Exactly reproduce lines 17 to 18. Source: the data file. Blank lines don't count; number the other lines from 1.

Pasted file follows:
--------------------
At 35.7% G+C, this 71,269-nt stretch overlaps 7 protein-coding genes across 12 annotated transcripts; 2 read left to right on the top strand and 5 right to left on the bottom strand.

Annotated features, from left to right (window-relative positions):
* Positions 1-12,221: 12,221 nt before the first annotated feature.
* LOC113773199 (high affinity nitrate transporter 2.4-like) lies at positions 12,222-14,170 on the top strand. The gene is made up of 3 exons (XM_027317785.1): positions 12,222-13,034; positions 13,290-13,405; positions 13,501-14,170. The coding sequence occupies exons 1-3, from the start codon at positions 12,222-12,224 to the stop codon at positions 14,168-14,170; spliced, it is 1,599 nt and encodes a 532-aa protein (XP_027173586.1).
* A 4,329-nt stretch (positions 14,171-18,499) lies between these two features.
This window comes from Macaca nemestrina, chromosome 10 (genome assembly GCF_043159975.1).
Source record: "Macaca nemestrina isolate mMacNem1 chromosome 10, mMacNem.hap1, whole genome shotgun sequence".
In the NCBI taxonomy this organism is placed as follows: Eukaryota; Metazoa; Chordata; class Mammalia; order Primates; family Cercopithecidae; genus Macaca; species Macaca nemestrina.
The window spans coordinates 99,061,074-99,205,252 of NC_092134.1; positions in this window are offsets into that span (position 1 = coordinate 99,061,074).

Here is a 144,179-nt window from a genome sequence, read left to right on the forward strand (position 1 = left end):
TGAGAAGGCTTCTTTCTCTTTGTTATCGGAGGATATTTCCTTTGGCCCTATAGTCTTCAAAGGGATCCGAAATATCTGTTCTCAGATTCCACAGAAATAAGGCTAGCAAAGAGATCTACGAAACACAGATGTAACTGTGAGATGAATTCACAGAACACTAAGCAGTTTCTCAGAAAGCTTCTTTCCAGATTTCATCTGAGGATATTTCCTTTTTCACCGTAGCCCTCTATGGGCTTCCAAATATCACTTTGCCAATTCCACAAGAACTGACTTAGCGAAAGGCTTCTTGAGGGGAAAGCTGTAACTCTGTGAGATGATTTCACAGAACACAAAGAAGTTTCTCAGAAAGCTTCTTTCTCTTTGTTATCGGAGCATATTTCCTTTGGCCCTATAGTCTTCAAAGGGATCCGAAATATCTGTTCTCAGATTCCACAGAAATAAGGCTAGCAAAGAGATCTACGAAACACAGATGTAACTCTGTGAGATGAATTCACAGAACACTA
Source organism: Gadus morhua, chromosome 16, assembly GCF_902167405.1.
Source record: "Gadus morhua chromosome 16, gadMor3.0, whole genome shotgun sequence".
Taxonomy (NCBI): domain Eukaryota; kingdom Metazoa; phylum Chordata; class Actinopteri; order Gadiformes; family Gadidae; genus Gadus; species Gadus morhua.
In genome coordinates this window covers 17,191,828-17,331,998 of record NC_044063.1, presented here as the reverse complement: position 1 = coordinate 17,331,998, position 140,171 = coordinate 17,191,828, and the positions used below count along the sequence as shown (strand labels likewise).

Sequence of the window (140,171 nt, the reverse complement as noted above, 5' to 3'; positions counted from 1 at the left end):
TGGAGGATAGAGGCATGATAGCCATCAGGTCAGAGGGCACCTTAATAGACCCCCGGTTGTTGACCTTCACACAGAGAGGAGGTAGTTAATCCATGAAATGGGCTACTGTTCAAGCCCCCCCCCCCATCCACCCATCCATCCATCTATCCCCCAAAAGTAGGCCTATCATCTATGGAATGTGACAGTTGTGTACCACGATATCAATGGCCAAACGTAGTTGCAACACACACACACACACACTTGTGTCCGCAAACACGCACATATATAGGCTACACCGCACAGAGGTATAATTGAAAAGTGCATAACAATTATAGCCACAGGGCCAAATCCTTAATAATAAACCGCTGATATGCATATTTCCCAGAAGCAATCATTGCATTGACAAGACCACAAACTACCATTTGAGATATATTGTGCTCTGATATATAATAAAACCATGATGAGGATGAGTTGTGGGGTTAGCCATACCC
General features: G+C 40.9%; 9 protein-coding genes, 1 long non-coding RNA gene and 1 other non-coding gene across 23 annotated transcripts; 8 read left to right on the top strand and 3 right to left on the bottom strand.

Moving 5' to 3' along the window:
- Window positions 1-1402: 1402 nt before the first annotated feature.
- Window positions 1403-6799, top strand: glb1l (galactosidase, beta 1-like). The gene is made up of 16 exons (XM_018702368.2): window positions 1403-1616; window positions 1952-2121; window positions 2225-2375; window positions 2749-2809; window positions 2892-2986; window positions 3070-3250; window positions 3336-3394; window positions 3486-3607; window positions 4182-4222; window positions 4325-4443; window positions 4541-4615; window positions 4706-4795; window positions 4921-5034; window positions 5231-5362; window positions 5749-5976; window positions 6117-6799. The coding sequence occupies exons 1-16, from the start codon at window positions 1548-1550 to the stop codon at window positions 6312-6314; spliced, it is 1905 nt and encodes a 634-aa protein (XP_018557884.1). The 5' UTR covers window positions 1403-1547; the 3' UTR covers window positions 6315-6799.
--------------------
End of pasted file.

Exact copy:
TGGAGGATAGAGGCATGATAGCCATCAGGTCAGAGGGCACCTTAATAGACCCCCGGTTGTTGACCTTCACACAGAGAGGAGGTAGTTAATCCATGAAATGGGCTACTGTTCAAGCCCCCCCCCCCATCCACCCATCCATCCATCTATCCCCCAAAAGTAGGCCTATCATCTATGGAATGTGACAGTTGTGTACCACGATATCAATGGCCAAACGTAGTTGCAACACACACACACACACACTTGTGTCCGCAAACACGCACATATATAGGCTACACCGCACAGAGGTATAATTGAAAAGTGCATAACAATTATAGCCACAGGGCCAAATCCTTAATAATAAACCGCTGATATGCATATTTCCCAGAAGCAATCATTGCATTGACAAGACCACAAACTACCATTTGAGATATATTGTGCTCTGATATATAATAAAACCATGATGAGGATGAGTTGTGGGGTTAGCCATACCC
General features: G+C 40.9%; 9 protein-coding genes, 1 long non-coding RNA gene and 1 other non-coding gene across 23 annotated transcripts; 8 read left to right on the top strand and 3 right to left on the bottom strand.